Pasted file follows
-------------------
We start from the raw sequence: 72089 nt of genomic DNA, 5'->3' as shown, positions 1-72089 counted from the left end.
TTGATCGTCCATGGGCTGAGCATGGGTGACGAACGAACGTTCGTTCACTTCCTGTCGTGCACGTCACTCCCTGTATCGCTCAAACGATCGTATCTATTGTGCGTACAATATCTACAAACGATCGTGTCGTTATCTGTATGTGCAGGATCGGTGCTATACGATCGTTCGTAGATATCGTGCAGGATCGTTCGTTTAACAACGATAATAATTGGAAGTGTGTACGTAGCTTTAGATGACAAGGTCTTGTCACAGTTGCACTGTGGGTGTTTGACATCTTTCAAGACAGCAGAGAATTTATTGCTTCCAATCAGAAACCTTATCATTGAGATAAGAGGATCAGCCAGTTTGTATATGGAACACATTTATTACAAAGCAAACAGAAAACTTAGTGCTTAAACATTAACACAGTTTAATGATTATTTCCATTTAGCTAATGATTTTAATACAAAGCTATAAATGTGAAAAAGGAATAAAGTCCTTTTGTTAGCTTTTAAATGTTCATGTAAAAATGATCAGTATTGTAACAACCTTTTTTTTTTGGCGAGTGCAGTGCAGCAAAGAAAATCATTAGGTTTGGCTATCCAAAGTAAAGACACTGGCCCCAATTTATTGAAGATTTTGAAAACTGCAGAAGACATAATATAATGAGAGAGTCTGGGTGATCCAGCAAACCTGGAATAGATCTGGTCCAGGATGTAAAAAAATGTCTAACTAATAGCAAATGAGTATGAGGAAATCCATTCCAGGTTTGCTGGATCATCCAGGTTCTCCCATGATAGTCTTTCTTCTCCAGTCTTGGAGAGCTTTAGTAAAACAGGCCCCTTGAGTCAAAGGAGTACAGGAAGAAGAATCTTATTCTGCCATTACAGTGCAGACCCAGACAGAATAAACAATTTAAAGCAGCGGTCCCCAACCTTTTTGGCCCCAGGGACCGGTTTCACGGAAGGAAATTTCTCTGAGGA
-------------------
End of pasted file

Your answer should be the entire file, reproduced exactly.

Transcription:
We start from the raw sequence: 72089 nt of genomic DNA, 5'->3' as shown, positions 1-72089 counted from the left end.
TTGATCGTCCATGGGCTGAGCATGGGTGACGAACGAACGTTCGTTCACTTCCTGTCGTGCACGTCACTCCCTGTATCGCTCAAACGATCGTATCTATTGTGCGTACAATATCTACAAACGATCGTGTCGTTATCTGTATGTGCAGGATCGGTGCTATACGATCGTTCGTAGATATCGTGCAGGATCGTTCGTTTAACAACGATAATAATTGGAAGTGTGTACGTAGCTTTAGATGACAAGGTCTTGTCACAGTTGCACTGTGGGTGTTTGACATCTTTCAAGACAGCAGAGAATTTATTGCTTCCAATCAGAAACCTTATCATTGAGATAAGAGGATCAGCCAGTTTGTATATGGAACACATTTATTACAAAGCAAACAGAAAACTTAGTGCTTAAACATTAACACAGTTTAATGATTATTTCCATTTAGCTAATGATTTTAATACAAAGCTATAAATGTGAAAAAGGAATAAAGTCCTTTTGTTAGCTTTTAAATGTTCATGTAAAAATGATCAGTATTGTAACAACCTTTTTTTTTTGGCGAGTGCAGTGCAGCAAAGAAAATCATTAGGTTTGGCTATCCAAAGTAAAGACACTGGCCCCAATTTATTGAAGATTTTGAAAACTGCAGAAGACATAATATAATGAGAGAGTCTGGGTGATCCAGCAAACCTGGAATAGATCTGGTCCAGGATGTAAAAAAATGTCTAACTAATAGCAAATGAGTATGAGGAAATCCATTCCAGGTTTGCTGGATCATCCAGGTTCTCCCATGATAGTCTTTCTTCTCCAGTCTTGGAGAGCTTTAGTAAAACAGGCCCCTTGAGTCAAAGGAGTACAGGAAGAAGAATCTTATTCTGCCATTACAGTGCAGACCCAGACAGAATAAACAATTTAAAGCAGCGGTCCCCAACCTTTTTGGCCCCAGGGACCGGTTTCACGGAAGGAAATTTCTCTGAGGA